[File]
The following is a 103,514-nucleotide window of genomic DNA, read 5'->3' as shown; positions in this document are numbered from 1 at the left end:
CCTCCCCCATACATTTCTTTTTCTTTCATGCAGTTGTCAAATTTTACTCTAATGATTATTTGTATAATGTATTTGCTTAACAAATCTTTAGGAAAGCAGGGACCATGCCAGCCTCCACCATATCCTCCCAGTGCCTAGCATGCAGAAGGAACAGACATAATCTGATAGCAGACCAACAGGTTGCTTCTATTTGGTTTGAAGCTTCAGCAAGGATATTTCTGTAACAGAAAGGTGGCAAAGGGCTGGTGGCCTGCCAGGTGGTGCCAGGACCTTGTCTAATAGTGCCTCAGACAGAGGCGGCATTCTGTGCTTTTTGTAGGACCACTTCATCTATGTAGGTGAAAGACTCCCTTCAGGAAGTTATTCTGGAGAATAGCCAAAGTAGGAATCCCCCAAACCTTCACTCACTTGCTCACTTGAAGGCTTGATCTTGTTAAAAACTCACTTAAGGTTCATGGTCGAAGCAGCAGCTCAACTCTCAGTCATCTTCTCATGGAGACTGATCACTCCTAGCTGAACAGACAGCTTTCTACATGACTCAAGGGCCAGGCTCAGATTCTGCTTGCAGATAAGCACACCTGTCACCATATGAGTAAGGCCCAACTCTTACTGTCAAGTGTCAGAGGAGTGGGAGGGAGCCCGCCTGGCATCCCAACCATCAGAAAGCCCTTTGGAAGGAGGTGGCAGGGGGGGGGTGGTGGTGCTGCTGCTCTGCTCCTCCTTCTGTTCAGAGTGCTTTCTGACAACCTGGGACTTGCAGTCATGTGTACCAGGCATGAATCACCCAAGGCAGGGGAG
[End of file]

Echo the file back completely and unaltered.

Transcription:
The following is a 103,514-nucleotide window of genomic DNA, read 5'->3' as shown; positions in this document are numbered from 1 at the left end:
CCTCCCCCATACATTTCTTTTTCTTTCATGCAGTTGTCAAATTTTACTCTAATGATTATTTGTATAATGTATTTGCTTAACAAATCTTTAGGAAAGCAGGGACCATGCCAGCCTCCACCATATCCTCCCAGTGCCTAGCATGCAGAAGGAACAGACATAATCTGATAGCAGACCAACAGGTTGCTTCTATTTGGTTTGAAGCTTCAGCAAGGATATTTCTGTAACAGAAAGGTGGCAAAGGGCTGGTGGCCTGCCAGGTGGTGCCAGGACCTTGTCTAATAGTGCCTCAGACAGAGGCGGCATTCTGTGCTTTTTGTAGGACCACTTCATCTATGTAGGTGAAAGACTCCCTTCAGGAAGTTATTCTGGAGAATAGCCAAAGTAGGAATCCCCCAAACCTTCACTCACTTGCTCACTTGAAGGCTTGATCTTGTTAAAAACTCACTTAAGGTTCATGGTCGAAGCAGCAGCTCAACTCTCAGTCATCTTCTCATGGAGACTGATCACTCCTAGCTGAACAGACAGCTTTCTACATGACTCAAGGGCCAGGCTCAGATTCTGCTTGCAGATAAGCACACCTGTCACCATATGAGTAAGGCCCAACTCTTACTGTCAAGTGTCAGAGGAGTGGGAGGGAGCCCGCCTGGCATCCCAACCATCAGAAAGCCCTTTGGAAGGAGGTGGCAGGGGGGGGGTGGTGGTGCTGCTGCTCTGCTCCTCCTTCTGTTCAGAGTGCTTTCTGACAACCTGGGACTTGCAGTCATGTGTACCAGGCATGAATCACCCAAGGCAGGGGAG